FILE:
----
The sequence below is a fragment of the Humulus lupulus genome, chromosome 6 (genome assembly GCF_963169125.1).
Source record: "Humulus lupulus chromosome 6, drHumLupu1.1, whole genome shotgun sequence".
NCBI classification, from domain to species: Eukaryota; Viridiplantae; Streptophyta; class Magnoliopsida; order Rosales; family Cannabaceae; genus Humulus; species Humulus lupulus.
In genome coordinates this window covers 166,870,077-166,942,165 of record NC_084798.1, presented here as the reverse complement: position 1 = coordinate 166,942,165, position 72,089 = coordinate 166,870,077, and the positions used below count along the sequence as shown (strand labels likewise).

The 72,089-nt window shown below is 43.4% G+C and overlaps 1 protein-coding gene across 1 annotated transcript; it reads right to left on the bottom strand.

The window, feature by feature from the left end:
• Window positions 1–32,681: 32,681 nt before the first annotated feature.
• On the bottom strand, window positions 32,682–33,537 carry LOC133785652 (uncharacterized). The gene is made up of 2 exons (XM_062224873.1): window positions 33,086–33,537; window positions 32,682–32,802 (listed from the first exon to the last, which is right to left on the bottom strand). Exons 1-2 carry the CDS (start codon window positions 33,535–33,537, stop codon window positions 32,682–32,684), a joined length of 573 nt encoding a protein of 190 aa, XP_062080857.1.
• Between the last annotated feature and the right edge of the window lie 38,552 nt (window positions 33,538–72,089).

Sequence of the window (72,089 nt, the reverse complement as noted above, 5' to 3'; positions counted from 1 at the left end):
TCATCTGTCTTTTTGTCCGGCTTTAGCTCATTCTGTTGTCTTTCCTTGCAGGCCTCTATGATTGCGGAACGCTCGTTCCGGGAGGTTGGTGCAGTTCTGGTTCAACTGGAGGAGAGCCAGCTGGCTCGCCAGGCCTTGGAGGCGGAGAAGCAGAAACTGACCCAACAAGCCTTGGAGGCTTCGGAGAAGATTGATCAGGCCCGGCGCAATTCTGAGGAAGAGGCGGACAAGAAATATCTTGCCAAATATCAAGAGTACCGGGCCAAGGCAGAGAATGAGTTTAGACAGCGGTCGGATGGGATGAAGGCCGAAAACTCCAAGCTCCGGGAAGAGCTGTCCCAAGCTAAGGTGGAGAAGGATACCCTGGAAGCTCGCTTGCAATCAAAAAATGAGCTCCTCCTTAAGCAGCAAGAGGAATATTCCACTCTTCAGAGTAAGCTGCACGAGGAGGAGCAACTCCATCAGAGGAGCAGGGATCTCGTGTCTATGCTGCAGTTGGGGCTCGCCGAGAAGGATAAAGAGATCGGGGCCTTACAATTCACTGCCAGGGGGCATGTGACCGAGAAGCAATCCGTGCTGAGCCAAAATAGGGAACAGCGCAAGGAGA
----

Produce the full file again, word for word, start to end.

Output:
The sequence below is a fragment of the Humulus lupulus genome, chromosome 6 (genome assembly GCF_963169125.1).
Source record: "Humulus lupulus chromosome 6, drHumLupu1.1, whole genome shotgun sequence".
NCBI classification, from domain to species: Eukaryota; Viridiplantae; Streptophyta; class Magnoliopsida; order Rosales; family Cannabaceae; genus Humulus; species Humulus lupulus.
In genome coordinates this window covers 166,870,077-166,942,165 of record NC_084798.1, presented here as the reverse complement: position 1 = coordinate 166,942,165, position 72,089 = coordinate 166,870,077, and the positions used below count along the sequence as shown (strand labels likewise).

The 72,089-nt window shown below is 43.4% G+C and overlaps 1 protein-coding gene across 1 annotated transcript; it reads right to left on the bottom strand.

The window, feature by feature from the left end:
• Window positions 1–32,681: 32,681 nt before the first annotated feature.
• On the bottom strand, window positions 32,682–33,537 carry LOC133785652 (uncharacterized). The gene is made up of 2 exons (XM_062224873.1): window positions 33,086–33,537; window positions 32,682–32,802 (listed from the first exon to the last, which is right to left on the bottom strand). Exons 1-2 carry the CDS (start codon window positions 33,535–33,537, stop codon window positions 32,682–32,684), a joined length of 573 nt encoding a protein of 190 aa, XP_062080857.1.
• Between the last annotated feature and the right edge of the window lie 38,552 nt (window positions 33,538–72,089).

Sequence of the window (72,089 nt, the reverse complement as noted above, 5' to 3'; positions counted from 1 at the left end):
TCATCTGTCTTTTTGTCCGGCTTTAGCTCATTCTGTTGTCTTTCCTTGCAGGCCTCTATGATTGCGGAACGCTCGTTCCGGGAGGTTGGTGCAGTTCTGGTTCAACTGGAGGAGAGCCAGCTGGCTCGCCAGGCCTTGGAGGCGGAGAAGCAGAAACTGACCCAACAAGCCTTGGAGGCTTCGGAGAAGATTGATCAGGCCCGGCGCAATTCTGAGGAAGAGGCGGACAAGAAATATCTTGCCAAATATCAAGAGTACCGGGCCAAGGCAGAGAATGAGTTTAGACAGCGGTCGGATGGGATGAAGGCCGAAAACTCCAAGCTCCGGGAAGAGCTGTCCCAAGCTAAGGTGGAGAAGGATACCCTGGAAGCTCGCTTGCAATCAAAAAATGAGCTCCTCCTTAAGCAGCAAGAGGAATATTCCACTCTTCAGAGTAAGCTGCACGAGGAGGAGCAACTCCATCAGAGGAGCAGGGATCTCGTGTCTATGCTGCAGTTGGGGCTCGCCGAGAAGGATAAAGAGATCGGGGCCTTACAATTCACTGCCAGGGGGCATGTGACCGAGAAGCAATCCGTGCTGAGCCAAAATAGGGAACAGCGCAAGGAGA